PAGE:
We must save the network


Even a few months ago, I was sitting in the 1960 s of the apartment on a small table in the kitchen, is located in the heart of a vibrant in Tehran’s at the top of a building, I did some things I have done thousands of times before. I opened my laptop and posted it to my new blog. But this is the first time in six years. It almost breaks my heart.

A few weeks ago, I was suddenly pardoned and released from the evin prison in northern Tehran. I’ve always wanted to spend most of my time on these units: in November 2008, I was sentenced to nearly 20 years in prison, mainly because of what I wrote on my blog.

But at that moment, it was unexpected. One of my companions and I smoked a cigarette in the kitchen and then returned to the room I Shared with a dozen other men. The voice of the local radio announcer – another prisoner – filled all the rooms and corridors, and we were sharing a cup of tea. He declared in a flat voice, “my fellow citizens, the lucky bird sits on the shoulder of a fellow countryman again. Mr. Hussein drakeshan, from now on, you are free. ”

That night was the first time I left these doors as a free man. Everything feels fresh: the cold winds of autumn, the traffic noise from the nearby Bridges, the smells, and the colors of the cities that I have lived most of my life.

Next to me, I noticed a very different Tehran from what I used to be. A new collection of shameless luxury apartments has replaced the charming little house I am familiar with. New roads, new highways, invasive suvs. Large billboards advertise Swiss watches and Korean flat-screen TV ads. Colorful scarves and men’s clothing, hair and beard dyed men, and hundreds of charming cafes, paired with stylish western music and female employees. They are a variety of human changes; Once the normal life takes away from you, you will really notice.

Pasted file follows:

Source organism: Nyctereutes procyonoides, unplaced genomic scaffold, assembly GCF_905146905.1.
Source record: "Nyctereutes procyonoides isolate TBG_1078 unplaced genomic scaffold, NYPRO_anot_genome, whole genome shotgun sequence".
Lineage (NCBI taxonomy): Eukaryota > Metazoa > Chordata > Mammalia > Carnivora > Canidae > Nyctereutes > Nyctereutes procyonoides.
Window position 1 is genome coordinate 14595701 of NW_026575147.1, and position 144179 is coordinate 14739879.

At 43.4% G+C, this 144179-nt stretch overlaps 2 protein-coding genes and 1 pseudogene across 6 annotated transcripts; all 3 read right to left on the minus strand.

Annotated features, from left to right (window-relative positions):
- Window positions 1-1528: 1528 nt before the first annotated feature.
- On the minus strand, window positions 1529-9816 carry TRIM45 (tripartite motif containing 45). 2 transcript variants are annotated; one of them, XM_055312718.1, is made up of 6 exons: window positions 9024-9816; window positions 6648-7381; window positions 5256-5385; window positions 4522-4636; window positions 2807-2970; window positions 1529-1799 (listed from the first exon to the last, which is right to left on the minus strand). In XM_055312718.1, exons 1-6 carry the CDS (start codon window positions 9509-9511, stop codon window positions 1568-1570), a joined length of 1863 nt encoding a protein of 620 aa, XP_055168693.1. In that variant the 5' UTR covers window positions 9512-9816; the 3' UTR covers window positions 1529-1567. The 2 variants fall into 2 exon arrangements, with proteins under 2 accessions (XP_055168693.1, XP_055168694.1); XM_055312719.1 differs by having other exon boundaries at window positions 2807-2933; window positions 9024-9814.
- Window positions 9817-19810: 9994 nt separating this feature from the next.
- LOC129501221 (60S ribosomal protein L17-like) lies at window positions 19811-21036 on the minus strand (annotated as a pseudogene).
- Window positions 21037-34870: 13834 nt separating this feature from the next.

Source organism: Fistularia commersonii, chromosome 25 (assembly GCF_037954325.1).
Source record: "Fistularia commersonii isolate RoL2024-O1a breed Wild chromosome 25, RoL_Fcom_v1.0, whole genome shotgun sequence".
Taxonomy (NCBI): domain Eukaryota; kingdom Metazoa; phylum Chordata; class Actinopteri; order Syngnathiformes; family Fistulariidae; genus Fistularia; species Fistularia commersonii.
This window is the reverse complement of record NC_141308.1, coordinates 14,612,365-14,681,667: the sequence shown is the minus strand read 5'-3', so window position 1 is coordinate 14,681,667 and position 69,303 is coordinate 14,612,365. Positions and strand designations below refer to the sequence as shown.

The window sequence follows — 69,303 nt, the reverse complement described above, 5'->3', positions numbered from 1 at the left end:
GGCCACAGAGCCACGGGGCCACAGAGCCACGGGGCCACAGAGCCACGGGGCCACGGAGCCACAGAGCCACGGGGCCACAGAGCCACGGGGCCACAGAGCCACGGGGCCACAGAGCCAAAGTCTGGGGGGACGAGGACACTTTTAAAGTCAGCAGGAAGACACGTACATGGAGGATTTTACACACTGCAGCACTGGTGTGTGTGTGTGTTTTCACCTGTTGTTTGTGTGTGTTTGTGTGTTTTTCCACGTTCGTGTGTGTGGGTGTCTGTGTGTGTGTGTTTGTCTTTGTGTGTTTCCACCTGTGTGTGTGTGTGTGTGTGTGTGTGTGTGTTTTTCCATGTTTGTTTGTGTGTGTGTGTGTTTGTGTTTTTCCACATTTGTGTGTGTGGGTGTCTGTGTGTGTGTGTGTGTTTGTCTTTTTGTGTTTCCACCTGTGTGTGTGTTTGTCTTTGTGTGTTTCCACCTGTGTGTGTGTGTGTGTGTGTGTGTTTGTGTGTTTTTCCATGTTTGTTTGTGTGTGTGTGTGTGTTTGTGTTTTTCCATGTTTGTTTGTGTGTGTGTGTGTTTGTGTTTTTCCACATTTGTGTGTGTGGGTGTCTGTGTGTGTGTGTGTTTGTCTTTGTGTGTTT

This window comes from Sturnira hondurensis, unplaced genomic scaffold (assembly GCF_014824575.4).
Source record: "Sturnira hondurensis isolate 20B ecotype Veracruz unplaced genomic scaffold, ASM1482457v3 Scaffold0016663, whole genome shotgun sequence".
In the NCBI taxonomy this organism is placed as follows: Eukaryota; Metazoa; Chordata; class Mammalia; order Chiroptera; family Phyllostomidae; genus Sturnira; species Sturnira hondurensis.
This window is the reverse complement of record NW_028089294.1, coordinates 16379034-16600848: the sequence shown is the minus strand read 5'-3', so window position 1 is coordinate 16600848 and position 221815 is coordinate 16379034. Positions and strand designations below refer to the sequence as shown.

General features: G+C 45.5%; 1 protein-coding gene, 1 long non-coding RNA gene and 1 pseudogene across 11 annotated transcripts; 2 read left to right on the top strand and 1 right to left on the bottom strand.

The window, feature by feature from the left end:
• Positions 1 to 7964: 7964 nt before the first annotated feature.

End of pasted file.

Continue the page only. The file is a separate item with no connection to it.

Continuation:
Two weeks later, I started writing again. Some friends agreed to let me start a blog as part of their art magazine. I call it Ketabkhan– it means the Persian reader.

It’s been a long time in prison for six years, but it’s the Internet age. Writing on the Internet has not changed, but reading – or at least making it fast – has changed dramatically. I was told how important social networking was when I left, so I knew one thing: if I wanted to seduce people into my work, I had to use social media now.

So I tried to post a link to my story on Facebook. Facebook didn’t care. It ends up looking like a boring classified AD. No explanation. No images. No. It has three likes. Three! That’s it.

I know exactly where the situation has changed. I’m not equipped to play on this new site – my investments and efforts have burned down. I was depressed.

The log is gold, and the blogger is the rock star of 2008 when I was arrested. At that time, although the Iranian government stopped me from visiting my blog from Iran, my daily audience was about 20,000. Everyone I link to is faced with sudden and severe traffic jumps: I can authorize or embarrass anyone I want. People used to read my articles carefully and leave a lot of comments, even many people I strongly disagree with still read. Other blogs link to my discussion of what I’m talking about. I feel like a king.

The iPhone has been around for more than a year, but smartphones are still mostly used to make calls, send text messages, process email and surf the web. There are no real applications, of course not what we think today. No Instagram, no SnapChat, no Viber, no Wha tsApp.

Instead, there are networks, blogs on the web: the best places to find alternative ideas, news and analytics. They are my life.


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